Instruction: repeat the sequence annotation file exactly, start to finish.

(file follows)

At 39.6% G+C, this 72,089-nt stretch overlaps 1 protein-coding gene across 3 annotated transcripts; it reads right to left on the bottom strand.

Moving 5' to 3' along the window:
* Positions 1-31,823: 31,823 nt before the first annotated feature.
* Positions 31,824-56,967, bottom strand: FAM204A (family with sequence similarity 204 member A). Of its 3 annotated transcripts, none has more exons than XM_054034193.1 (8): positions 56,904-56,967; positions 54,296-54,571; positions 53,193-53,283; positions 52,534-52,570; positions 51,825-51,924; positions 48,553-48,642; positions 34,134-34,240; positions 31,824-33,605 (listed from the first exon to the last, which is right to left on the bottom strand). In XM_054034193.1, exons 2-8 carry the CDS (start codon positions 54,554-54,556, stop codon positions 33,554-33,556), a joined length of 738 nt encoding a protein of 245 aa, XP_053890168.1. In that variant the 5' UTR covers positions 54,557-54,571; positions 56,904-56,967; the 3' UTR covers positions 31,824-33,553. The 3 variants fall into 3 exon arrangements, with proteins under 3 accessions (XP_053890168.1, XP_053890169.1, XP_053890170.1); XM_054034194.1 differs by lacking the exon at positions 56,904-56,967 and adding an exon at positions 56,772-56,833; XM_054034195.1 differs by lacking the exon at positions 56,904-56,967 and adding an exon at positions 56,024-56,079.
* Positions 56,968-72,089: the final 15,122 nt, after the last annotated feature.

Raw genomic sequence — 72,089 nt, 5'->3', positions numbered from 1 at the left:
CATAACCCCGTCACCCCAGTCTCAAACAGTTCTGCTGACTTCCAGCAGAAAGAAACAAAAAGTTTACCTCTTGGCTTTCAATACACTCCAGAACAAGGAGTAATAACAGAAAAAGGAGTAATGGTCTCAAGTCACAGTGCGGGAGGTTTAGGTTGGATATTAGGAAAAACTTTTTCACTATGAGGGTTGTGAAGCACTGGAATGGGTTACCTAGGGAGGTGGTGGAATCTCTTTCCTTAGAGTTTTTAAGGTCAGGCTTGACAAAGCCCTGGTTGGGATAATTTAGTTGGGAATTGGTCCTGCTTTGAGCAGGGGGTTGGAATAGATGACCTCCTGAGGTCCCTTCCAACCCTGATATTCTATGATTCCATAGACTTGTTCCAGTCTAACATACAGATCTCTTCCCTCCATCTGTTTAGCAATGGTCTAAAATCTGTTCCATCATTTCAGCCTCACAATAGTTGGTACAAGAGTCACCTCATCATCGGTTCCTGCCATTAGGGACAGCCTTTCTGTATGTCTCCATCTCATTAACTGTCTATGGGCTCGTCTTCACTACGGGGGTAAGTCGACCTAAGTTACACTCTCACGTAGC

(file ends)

At 39.6% G+C, this 72,089-nt stretch overlaps 1 protein-coding gene across 3 annotated transcripts; it reads right to left on the bottom strand.

Moving 5' to 3' along the window:
* Positions 1-31,823: 31,823 nt before the first annotated feature.
* Positions 31,824-56,967, bottom strand: FAM204A (family with sequence similarity 204 member A). Of its 3 annotated transcripts, none has more exons than XM_054034193.1 (8): positions 56,904-56,967; positions 54,296-54,571; positions 53,193-53,283; positions 52,534-52,570; positions 51,825-51,924; positions 48,553-48,642; positions 34,134-34,240; positions 31,824-33,605 (listed from the first exon to the last, which is right to left on the bottom strand). In XM_054034193.1, exons 2-8 carry the CDS (start codon positions 54,554-54,556, stop codon positions 33,554-33,556), a joined length of 738 nt encoding a protein of 245 aa, XP_053890168.1. In that variant the 5' UTR covers positions 54,557-54,571; positions 56,904-56,967; the 3' UTR covers positions 31,824-33,553. The 3 variants fall into 3 exon arrangements, with proteins under 3 accessions (XP_053890168.1, XP_053890169.1, XP_053890170.1); XM_054034194.1 differs by lacking the exon at positions 56,904-56,967 and adding an exon at positions 56,772-56,833; XM_054034195.1 differs by lacking the exon at positions 56,904-56,967 and adding an exon at positions 56,024-56,079.
* Positions 56,968-72,089: the final 15,122 nt, after the last annotated feature.

Raw genomic sequence — 72,089 nt, 5'->3', positions numbered from 1 at the left:
CATAACCCCGTCACCCCAGTCTCAAACAGTTCTGCTGACTTCCAGCAGAAAGAAACAAAAAGTTTACCTCTTGGCTTTCAATACACTCCAGAACAAGGAGTAATAACAGAAAAAGGAGTAATGGTCTCAAGTCACAGTGCGGGAGGTTTAGGTTGGATATTAGGAAAAACTTTTTCACTATGAGGGTTGTGAAGCACTGGAATGGGTTACCTAGGGAGGTGGTGGAATCTCTTTCCTTAGAGTTTTTAAGGTCAGGCTTGACAAAGCCCTGGTTGGGATAATTTAGTTGGGAATTGGTCCTGCTTTGAGCAGGGGGTTGGAATAGATGACCTCCTGAGGTCCCTTCCAACCCTGATATTCTATGATTCCATAGACTTGTTCCAGTCTAACATACAGATCTCTTCCCTCCATCTGTTTAGCAATGGTCTAAAATCTGTTCCATCATTTCAGCCTCACAATAGTTGGTACAAGAGTCACCTCATCATCGGTTCCTGCCATTAGGGACAGCCTTTCTGTATGTCTCCATCTCATTAACTGTCTATGGGCTCGTCTTCACTACGGGGGTAAGTCGACCTAAGTTACACTCTCACGTAGC